This article focuses on the multireceiver data dissemination problem. Initially, IP multicast formed the basis for efficiently supporting such distribution. More recently, overlay networks have emerged to support point-to-multipoint communication. Both techniques focus on constructing trees rooted at the source to distribute content among all interested receivers. We argue, however, that trees have two fundamental limitations for data dissemination. First, since all data comes from a single parent, participants must often continuously probe in search of a parent with an acceptable level of bandwidth. Second, due to packet losses and failures, available bandwidth is monotonically decreasing down the tree.
To address these limitations, we present Bullet, a data dissemination mesh that takes advantage of the computational and storage capabilities of end hosts to create a distribution structure where a node receives data in parallel from multiple peers. For the mesh to deliver improved bandwidth and reliability, we need to solve several key problems: (i) disseminating disjoint data over the mesh, (ii) locating missing content, (iii) finding who to peer with (peering strategy), (iv) retrieving data at the right rate from all peers (flow control), and (v) recovering from failures and adapting to dynamically changing network conditions. Additionally, the system should be self-adjusting and should have few user-adjustable parameter settings. We describe our approach to addressing all of these problems in a working, deployed system across the Internet. Bullet outperforms state-of-the-art systems, including BitTorrent, by 25-70% and exhibits strong performance and reliability in a range of deployment settings. In addition, we find that, relative to tree-based solutions, Bullet reduces the need to perform expensive bandwidth probing.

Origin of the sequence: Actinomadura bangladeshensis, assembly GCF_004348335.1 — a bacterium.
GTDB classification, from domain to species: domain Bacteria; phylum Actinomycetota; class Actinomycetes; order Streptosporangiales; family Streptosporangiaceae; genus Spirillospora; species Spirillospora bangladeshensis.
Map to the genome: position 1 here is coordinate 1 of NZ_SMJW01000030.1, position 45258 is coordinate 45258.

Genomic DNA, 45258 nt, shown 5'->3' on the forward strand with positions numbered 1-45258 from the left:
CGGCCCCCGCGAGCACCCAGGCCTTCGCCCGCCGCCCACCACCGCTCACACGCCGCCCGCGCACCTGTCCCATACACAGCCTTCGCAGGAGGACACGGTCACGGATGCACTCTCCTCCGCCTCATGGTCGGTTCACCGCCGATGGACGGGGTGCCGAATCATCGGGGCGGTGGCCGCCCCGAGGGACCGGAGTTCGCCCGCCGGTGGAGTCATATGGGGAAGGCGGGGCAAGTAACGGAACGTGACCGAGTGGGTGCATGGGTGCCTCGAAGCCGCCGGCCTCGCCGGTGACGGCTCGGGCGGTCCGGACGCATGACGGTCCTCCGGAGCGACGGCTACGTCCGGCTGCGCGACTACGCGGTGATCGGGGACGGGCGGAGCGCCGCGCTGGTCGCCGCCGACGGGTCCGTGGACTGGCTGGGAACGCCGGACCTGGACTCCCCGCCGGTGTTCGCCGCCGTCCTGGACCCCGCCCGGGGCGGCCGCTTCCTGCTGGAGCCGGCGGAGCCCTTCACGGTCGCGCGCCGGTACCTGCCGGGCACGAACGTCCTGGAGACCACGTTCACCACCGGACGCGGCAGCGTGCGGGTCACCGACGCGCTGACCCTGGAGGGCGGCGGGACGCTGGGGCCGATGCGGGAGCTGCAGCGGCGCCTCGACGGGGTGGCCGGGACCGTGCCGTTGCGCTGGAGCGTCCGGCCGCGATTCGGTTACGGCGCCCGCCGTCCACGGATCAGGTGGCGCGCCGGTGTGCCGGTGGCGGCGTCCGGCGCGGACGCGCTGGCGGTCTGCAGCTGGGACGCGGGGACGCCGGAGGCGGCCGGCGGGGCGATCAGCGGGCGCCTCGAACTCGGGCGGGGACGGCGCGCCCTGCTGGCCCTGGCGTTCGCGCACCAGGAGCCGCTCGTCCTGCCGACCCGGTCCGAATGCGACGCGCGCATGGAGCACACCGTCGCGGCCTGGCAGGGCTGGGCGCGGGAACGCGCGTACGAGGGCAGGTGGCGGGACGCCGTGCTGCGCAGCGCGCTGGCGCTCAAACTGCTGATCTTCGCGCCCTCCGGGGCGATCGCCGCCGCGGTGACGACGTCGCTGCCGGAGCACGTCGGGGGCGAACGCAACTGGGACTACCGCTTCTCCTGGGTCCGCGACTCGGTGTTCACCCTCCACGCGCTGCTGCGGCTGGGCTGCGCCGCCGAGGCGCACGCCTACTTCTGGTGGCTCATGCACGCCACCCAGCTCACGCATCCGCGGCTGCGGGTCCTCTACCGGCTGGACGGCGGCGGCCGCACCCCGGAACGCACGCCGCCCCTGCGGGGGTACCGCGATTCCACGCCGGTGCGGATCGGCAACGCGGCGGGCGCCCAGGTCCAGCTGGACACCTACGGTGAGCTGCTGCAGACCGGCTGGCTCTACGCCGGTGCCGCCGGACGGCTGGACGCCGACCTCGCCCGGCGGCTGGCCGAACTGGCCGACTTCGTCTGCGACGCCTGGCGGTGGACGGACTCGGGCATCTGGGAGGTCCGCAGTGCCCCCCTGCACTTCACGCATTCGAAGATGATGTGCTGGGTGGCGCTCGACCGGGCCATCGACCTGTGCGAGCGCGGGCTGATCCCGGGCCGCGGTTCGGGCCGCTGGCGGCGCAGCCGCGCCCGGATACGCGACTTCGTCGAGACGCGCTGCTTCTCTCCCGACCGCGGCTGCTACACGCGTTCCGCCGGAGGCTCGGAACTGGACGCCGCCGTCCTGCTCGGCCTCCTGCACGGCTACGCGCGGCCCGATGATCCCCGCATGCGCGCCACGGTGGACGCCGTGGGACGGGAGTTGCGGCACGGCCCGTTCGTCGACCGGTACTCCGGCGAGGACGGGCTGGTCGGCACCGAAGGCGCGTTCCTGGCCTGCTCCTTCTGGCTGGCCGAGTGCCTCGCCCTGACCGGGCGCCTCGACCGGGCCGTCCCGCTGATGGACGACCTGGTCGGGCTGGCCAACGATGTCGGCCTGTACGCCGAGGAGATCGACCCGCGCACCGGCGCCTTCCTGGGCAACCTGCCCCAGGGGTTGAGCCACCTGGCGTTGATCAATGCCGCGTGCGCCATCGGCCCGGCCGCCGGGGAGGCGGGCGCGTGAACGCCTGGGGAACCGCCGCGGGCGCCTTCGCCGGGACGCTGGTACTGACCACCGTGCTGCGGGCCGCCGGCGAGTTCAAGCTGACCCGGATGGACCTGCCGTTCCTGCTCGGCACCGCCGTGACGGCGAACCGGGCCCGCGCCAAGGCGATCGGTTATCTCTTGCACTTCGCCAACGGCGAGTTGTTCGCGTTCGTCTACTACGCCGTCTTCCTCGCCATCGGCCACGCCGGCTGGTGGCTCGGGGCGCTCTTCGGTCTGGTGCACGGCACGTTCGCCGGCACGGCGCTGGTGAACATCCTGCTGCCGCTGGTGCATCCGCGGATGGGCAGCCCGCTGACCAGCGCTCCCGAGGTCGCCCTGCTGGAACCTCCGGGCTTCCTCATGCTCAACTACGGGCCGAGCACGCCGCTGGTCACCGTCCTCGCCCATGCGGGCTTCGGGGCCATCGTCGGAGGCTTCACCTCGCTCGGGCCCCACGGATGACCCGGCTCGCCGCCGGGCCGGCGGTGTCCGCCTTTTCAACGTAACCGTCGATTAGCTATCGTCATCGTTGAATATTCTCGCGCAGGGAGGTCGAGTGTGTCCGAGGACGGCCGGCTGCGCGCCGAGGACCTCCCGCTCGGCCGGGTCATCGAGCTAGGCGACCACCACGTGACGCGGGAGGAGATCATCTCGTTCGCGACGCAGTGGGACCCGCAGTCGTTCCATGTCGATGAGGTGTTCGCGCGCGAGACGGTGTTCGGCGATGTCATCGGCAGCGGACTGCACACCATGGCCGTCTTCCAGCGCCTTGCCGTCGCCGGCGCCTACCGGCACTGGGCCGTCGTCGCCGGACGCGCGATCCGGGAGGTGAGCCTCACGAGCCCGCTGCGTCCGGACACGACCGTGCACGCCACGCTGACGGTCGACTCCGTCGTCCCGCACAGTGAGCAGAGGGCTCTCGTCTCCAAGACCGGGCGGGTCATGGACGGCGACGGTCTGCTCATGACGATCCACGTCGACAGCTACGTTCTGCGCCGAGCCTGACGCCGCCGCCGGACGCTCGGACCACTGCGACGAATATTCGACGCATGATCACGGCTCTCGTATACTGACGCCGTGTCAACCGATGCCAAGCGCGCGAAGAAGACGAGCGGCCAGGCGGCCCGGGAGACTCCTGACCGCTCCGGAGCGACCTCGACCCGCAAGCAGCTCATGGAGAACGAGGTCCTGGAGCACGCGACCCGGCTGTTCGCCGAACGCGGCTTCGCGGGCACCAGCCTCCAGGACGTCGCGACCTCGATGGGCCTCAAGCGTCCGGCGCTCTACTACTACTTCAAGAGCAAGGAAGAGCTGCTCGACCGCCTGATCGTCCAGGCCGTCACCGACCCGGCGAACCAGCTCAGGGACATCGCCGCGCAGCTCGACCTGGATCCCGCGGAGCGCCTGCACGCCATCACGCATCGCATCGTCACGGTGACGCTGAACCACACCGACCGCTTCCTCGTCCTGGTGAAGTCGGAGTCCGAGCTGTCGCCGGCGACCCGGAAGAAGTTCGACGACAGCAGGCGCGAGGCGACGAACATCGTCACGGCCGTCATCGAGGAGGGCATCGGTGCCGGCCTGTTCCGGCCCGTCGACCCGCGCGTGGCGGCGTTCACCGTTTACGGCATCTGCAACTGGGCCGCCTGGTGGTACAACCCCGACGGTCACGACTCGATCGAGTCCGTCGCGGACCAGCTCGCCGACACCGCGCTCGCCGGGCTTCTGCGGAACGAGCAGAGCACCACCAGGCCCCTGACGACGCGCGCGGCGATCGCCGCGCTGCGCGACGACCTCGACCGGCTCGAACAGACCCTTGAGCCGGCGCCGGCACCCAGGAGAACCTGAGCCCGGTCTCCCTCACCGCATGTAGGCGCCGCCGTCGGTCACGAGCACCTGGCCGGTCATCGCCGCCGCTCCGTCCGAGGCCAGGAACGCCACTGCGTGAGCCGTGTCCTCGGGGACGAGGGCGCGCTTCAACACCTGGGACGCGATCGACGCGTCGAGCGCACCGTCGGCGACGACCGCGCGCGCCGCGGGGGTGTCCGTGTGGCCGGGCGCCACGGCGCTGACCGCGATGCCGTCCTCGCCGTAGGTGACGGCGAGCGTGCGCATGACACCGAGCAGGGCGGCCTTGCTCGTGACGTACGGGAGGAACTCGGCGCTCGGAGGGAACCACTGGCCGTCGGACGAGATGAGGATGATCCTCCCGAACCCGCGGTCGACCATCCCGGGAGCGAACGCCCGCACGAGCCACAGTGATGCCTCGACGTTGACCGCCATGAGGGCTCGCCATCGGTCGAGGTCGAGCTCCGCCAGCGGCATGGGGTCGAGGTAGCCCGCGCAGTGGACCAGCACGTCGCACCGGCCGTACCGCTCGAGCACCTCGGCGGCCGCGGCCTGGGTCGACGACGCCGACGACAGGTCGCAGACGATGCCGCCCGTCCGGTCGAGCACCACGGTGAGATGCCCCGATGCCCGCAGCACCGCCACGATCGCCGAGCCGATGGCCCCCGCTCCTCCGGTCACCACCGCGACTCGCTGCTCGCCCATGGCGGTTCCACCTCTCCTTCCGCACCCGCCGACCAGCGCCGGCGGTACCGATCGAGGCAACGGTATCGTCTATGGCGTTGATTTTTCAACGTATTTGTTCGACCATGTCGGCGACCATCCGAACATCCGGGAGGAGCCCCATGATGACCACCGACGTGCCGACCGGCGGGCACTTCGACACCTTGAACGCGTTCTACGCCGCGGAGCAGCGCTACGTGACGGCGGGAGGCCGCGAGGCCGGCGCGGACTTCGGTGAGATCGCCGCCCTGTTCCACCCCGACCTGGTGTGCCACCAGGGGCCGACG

Association for Computing Machinery (ACM), 2008. Vol. 26, no 1